Last Thursday, I listened to a discussion on NPR’s Talk of the Nation about the use of the terms
illegal alien and
illegal immigrant. Go read the transcript and/or listen to the program.
There are a few issues conflated in this discussion, so let me separate them out:
- There are the terms
resident, and others, used to describe someone who’s in the United States and is not a citizen. These are sometimes combined, as in
- There are the modifiers
undocumented(perhaps there are others as well), used to refer to a non-citizen who is here without a required visa, or who has overstayed his visa or violated its terms.
- There’s the shortening,
illegals, used as a collective term.
Issue number 1 is a complicated one, and is one that’ll get at least 40 answers from 50 people. One person might be perfectly happy to be referred to as a
resident alien, while another might bristle at the
alien part. Yet another might prefer
visitor, saying that if he wanted to be an
immigrant he’d apply for citizenship. And so on. We’ll never resolve that, and I don’t aim to try.
As for issue number 3, well: many such shortened collective terms are used derogatorily, and this one’s no exception.
He’s one of those illegals, is never meant to be benign, and no protestations of,
I didn’t mean anything by it, will convince me of that. So let’s just forget about that one.
But issue 2 is the interesting one: is it insulting to refer to
illegal aliens (just picking
aliens, here, somewhat arbitrarily)? Here’s how Ms Cepeda characterizes the question on the program:
No. You know what? I think it really is a debate about respect, and it is a debate about being careful how you say things. You know, I think one thing that’s really important to put into this context is that immigrants and Hispanics have felt very, very, very violently opposed by some people who would slur them with a term like illegals. Those things really, you know, go to the heart of the matter.
And, you know, some people who are advocates or even activists for the issue of illegal immigration have kind of gone over and focused on this, because it is important. It’s kind of like the day-to-day thing that could hit you in the donut shop when you least expect it. But, you know, as part of the larger immigration reform conversation, it’s perhaps not the most important conversation that we, as Americans and as new citizens, could be having.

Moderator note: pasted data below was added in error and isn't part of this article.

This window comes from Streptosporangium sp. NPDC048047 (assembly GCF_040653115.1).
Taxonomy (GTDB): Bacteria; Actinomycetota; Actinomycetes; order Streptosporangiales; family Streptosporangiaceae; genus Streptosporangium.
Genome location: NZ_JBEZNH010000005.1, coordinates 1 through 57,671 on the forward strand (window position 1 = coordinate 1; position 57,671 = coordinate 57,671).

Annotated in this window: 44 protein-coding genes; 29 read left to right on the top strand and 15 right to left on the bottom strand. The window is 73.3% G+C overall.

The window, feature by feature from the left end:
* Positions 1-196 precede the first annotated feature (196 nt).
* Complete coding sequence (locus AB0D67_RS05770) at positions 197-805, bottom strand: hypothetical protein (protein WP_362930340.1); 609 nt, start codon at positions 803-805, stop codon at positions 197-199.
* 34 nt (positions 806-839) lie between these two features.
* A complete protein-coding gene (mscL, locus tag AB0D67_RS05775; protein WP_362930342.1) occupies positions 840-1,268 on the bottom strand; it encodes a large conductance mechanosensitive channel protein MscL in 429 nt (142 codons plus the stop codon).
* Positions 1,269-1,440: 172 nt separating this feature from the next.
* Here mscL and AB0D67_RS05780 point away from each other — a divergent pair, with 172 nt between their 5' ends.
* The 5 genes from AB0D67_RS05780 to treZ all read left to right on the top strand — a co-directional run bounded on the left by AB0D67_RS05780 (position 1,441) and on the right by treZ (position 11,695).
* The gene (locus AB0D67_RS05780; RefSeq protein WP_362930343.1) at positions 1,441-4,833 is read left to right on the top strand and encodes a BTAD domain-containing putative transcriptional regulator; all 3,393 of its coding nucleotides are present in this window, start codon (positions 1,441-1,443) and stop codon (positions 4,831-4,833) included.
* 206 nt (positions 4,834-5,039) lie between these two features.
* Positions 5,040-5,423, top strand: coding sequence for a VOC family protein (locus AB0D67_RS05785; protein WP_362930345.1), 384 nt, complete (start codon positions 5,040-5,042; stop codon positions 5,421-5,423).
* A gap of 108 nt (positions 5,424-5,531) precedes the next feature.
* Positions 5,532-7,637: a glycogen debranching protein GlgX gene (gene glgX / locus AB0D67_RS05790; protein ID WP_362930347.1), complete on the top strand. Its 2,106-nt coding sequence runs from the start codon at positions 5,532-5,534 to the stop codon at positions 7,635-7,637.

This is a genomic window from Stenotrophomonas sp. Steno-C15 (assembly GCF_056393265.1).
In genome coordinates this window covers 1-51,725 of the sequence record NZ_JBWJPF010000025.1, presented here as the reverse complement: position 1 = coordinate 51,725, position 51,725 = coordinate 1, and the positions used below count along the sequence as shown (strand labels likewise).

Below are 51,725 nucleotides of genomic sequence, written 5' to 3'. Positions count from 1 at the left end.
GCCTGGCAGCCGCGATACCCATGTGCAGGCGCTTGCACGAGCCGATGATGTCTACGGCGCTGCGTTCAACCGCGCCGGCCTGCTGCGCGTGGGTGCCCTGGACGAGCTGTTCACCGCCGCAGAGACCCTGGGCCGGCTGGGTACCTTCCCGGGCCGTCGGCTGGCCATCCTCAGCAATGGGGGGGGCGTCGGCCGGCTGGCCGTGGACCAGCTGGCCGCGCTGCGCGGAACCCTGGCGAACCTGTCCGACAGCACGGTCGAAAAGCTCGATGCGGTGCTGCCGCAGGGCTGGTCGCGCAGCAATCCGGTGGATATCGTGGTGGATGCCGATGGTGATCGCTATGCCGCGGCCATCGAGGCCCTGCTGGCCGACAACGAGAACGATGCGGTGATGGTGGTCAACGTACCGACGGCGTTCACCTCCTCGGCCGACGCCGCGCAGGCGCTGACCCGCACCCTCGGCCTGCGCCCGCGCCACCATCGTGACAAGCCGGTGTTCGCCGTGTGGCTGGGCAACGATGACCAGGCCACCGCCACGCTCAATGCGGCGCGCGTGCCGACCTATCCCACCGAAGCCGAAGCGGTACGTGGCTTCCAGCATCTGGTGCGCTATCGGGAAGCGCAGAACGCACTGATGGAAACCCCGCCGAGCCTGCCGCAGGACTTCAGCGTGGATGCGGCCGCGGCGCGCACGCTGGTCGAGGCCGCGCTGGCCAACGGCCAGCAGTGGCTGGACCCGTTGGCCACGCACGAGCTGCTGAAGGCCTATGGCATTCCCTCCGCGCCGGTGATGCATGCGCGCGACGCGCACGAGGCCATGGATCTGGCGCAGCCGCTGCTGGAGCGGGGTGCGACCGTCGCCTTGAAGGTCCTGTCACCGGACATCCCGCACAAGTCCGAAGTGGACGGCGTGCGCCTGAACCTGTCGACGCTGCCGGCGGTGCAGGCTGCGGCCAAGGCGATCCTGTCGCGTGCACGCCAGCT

Now, apart from my wanting to quote her
hit you in the donut shop idiom, I wanted to highlight her point that it’s just about picking a term, on the one hand, but that it’s having respect for people and making them feel welcome (or at least not making them feel unwelcome) on the other. Generally, the people who refer to
illegals don’t care a toss about making
those people feel welcome at all. They’d rather see them
Ms Cepeda points us to the legal statutes, and takes the terms from there:
But at the same time, you know, when I talk to DHS, when I talk to immigrations and Customs, immigration services, they say the same thing. We go by the letter of the law. Illegal immigrant, illegal alien, those are terminologies that can be found in the law. And, you know, that’s what they go by.
But it’s not quite as simple as that; here’s how I see it:
When we’re talking generally, about the law, about people, in general, who snuck in, who overstayed their visas... we can refer to them as
illegal aliens and that’s pretty clear. We are, by the nature of our discussion, presupposing that there are people who have skirted the immigration laws. What we’re saying is that some people have entered or stayed illegally; referring to them as
illegal aliens works.
But on the individual level, it doesn’t work.
The police have to deal with illegal aliens, is fine;
Joe is an illegal alien, is not: it’s making a judgment on Joe, and that judgment might not be correct. We might not have all the information we need. Joe has not had due process. He may be accused of being an illegal alien, just as he might be accused of any other crime. He might be guilty, and he might not.
On the individual level, referring to someone as an
illegal alien is making a presumption of guilt. We prefer to take the approach of a presumption of innocence — something that’s notably lacking in how we treat non-citizens, though I continue to maintain that if presumption of innocence is a basic tenet of our justice system, it’s a human right that needs to be extended to everyone, regardless of what they’re accused of.
Of course, that means that there’s no simple term we can use for an individual that both conveys their status as being accused of illegal entry and does not make a presumption of guilt. That’s OK; I can cope with that. If I have to say,
Joe is a citizen of Slobovia who’s accused of entering the U.S. illegally, that works. And that makes it easy to add,
He denies the accusation, and explains the confusion with his visa status.